I hadn’t even considered the question of a daily multivitamin until a friend asked me about it the other day. Should my almost-2-year-old be chewing a sweet gummy daily?
Naturally, I turned to Facebook and got a wide range of responses. Some mom-friends are doling out a multivitamin, plus fish oil, plus a B-12 supplement. Others just rely on a single daily vitamin. But few, if any, pals chimed in that they don’t give their kid a daily vitamin at all.
I tend to think we should be getting our nutrients from our food. That’s easy to say as an adult. I know what I need to eat to keep me healthy, so I make it a part of my diet. Can we say the same for our kids?
Some days my kid seems to subsist solely on Cheddar Bunnies (the organic version of goldfish you get at Whole Foods. Same thing.) Other days, it’s just cheese. Or miraculously it seems as if he eats virtually nothing but still seems to survive with little loss of energy and attitude.
Of course, that’s not for lack of trying to get him to eat healthy, or eat at all. In fact this exact exchange happened this weekend:
Me: Would you like a snack? How about an apple?
My kid: Bunnies.
Me (said with my most excited salesperson enthusiasm): Apple!
Kid (equally enthusiastically and super cute): Bunnies!
He won. He had one sliver of apple and a handful of the cheesy snack. I threw some raisins in there, too, for good measure.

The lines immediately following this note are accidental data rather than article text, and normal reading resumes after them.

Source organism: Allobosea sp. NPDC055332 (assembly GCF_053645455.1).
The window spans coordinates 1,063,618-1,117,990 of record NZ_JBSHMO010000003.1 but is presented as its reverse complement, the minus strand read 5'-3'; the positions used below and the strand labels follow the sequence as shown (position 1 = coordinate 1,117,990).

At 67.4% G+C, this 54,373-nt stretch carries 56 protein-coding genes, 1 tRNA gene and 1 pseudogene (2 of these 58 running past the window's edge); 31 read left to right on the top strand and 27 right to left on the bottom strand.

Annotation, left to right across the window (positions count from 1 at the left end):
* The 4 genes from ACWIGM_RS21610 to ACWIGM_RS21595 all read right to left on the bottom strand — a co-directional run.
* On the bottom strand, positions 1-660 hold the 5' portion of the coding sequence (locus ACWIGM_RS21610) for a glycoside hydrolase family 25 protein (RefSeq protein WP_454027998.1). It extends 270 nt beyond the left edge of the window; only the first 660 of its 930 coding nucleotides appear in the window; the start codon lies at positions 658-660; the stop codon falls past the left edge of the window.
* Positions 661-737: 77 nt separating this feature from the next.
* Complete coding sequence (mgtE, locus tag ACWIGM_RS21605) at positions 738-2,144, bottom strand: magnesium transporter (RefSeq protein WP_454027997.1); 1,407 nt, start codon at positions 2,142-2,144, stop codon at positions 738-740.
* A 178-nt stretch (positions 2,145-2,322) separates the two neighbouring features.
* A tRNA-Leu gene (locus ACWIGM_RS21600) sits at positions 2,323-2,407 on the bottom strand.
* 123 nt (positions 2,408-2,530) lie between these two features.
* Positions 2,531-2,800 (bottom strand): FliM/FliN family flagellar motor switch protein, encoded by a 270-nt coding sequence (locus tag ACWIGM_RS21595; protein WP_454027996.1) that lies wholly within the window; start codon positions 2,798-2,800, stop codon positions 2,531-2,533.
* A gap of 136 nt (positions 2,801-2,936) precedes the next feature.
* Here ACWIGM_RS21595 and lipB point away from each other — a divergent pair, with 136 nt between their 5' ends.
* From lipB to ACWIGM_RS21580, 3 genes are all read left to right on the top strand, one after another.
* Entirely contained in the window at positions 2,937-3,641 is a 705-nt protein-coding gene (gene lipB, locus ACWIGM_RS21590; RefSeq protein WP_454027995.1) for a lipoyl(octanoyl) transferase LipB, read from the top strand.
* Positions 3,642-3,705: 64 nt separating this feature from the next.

I don’t choke food down this throat (or try not to) or coax or bribe. I feel like that’s just not a healthy approach to food. I want him to enjoy it, not feel forced to shovel it into his mouth, especially if he hates the taste. I want him to explore food and try new flavors. Even if that sometimes means just cheese crackers. But, for the most part, he eats what we eat (no separate dinner for toddler before the grown ups eat) and gets a pretty good variety of food over the course of a normal week. And just for the record, tonight he willingly ate tons of broccoli and spinach snuck into a messy delicious spaghetti sauce.
So does he need a multivitamin?
I do remember eating Flintstones’ chewables as a kid. Do they still make those?
The Internet, of course, was split on the issue. Some say, sure the extra piece of mind is great, especially if your kid only eats white foods. Others say parents might just rely on the vitamin and forgo efforts to encourage healthy eating.
The American Academy of Pediatrics doesn’t think kids who receive a well-balanced diet need vitamins. Plus, they note large doses of vitamins “can produce toxic symptoms, ranging from nausea to rashes to headaches and sometimes even more adverse effects.” So perhaps that begins to answer my questions of why not and what’s the harm?
That seemed to be the opinion of my pediatrician, who I absolutely adore and trust wholeheartedly. In an email, he told me that he agreed with my thoughts that nutrients should come from food, and that if my boy eats real food, no need for vitamins.
So for now, I think we’ll skip the supplement. I say this knowing my kid hasn’t entered a white-only food stage and still will gobble up veggies sometimes.
Sara Michael is a first-time mom with Type A tendencies. She likes rules, makes lists, and follows plans. That all seemed to work out fine until she had a baby. Now she balances her need for order and answers with the desire to enjoy the unpredictable journey she is on with her 2-year-old son (and a second on the way). Her day job? She is a writer and editorial director at a health care media company where she manages content for an online publication. Her journalism background started in daily newspapers, covering health, science and government. Follow her on Twitter @sara_the_writer.